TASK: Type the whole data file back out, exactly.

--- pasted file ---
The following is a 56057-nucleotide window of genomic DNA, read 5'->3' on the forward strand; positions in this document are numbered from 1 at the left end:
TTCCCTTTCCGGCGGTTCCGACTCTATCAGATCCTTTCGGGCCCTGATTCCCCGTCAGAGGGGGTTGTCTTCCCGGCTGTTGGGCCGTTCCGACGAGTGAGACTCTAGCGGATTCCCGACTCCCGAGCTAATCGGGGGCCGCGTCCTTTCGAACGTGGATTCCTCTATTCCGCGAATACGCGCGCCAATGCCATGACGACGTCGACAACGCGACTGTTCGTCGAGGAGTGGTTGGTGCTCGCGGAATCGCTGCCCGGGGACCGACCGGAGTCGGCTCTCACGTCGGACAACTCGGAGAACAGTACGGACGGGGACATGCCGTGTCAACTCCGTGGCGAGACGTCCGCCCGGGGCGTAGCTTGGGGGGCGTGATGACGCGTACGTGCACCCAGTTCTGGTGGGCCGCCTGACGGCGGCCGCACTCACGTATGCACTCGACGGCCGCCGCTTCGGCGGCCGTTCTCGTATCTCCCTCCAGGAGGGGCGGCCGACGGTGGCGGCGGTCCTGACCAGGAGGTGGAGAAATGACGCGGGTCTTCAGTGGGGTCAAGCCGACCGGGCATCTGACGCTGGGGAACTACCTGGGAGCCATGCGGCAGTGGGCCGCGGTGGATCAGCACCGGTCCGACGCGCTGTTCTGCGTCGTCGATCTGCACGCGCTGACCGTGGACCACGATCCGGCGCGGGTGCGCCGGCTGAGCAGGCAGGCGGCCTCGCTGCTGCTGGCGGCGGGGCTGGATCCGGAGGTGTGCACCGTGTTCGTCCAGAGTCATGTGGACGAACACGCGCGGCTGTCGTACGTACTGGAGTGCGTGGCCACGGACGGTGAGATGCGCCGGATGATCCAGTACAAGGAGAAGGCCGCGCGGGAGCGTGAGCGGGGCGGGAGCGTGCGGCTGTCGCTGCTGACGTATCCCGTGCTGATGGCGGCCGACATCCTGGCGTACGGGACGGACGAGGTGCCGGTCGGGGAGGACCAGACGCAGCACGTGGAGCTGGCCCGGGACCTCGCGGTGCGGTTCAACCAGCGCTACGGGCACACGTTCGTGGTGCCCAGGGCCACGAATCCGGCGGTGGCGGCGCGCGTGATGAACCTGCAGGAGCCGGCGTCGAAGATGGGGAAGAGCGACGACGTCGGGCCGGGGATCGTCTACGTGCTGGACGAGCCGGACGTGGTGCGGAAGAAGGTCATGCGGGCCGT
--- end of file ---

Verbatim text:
The following is a 56057-nucleotide window of genomic DNA, read 5'->3' on the forward strand; positions in this document are numbered from 1 at the left end:
TTCCCTTTCCGGCGGTTCCGACTCTATCAGATCCTTTCGGGCCCTGATTCCCCGTCAGAGGGGGTTGTCTTCCCGGCTGTTGGGCCGTTCCGACGAGTGAGACTCTAGCGGATTCCCGACTCCCGAGCTAATCGGGGGCCGCGTCCTTTCGAACGTGGATTCCTCTATTCCGCGAATACGCGCGCCAATGCCATGACGACGTCGACAACGCGACTGTTCGTCGAGGAGTGGTTGGTGCTCGCGGAATCGCTGCCCGGGGACCGACCGGAGTCGGCTCTCACGTCGGACAACTCGGAGAACAGTACGGACGGGGACATGCCGTGTCAACTCCGTGGCGAGACGTCCGCCCGGGGCGTAGCTTGGGGGGCGTGATGACGCGTACGTGCACCCAGTTCTGGTGGGCCGCCTGACGGCGGCCGCACTCACGTATGCACTCGACGGCCGCCGCTTCGGCGGCCGTTCTCGTATCTCCCTCCAGGAGGGGCGGCCGACGGTGGCGGCGGTCCTGACCAGGAGGTGGAGAAATGACGCGGGTCTTCAGTGGGGTCAAGCCGACCGGGCATCTGACGCTGGGGAACTACCTGGGAGCCATGCGGCAGTGGGCCGCGGTGGATCAGCACCGGTCCGACGCGCTGTTCTGCGTCGTCGATCTGCACGCGCTGACCGTGGACCACGATCCGGCGCGGGTGCGCCGGCTGAGCAGGCAGGCGGCCTCGCTGCTGCTGGCGGCGGGGCTGGATCCGGAGGTGTGCACCGTGTTCGTCCAGAGTCATGTGGACGAACACGCGCGGCTGTCGTACGTACTGGAGTGCGTGGCCACGGACGGTGAGATGCGCCGGATGATCCAGTACAAGGAGAAGGCCGCGCGGGAGCGTGAGCGGGGCGGGAGCGTGCGGCTGTCGCTGCTGACGTATCCCGTGCTGATGGCGGCCGACATCCTGGCGTACGGGACGGACGAGGTGCCGGTCGGGGAGGACCAGACGCAGCACGTGGAGCTGGCCCGGGACCTCGCGGTGCGGTTCAACCAGCGCTACGGGCACACGTTCGTGGTGCCCAGGGCCACGAATCCGGCGGTGGCGGCGCGCGTGATGAACCTGCAGGAGCCGGCGTCGAAGATGGGGAAGAGCGACGACGTCGGGCCGGGGATCGTCTACGTGCTGGACGAGCCGGACGTGGTGCGGAAGAAGGTCATGCGGGCCGT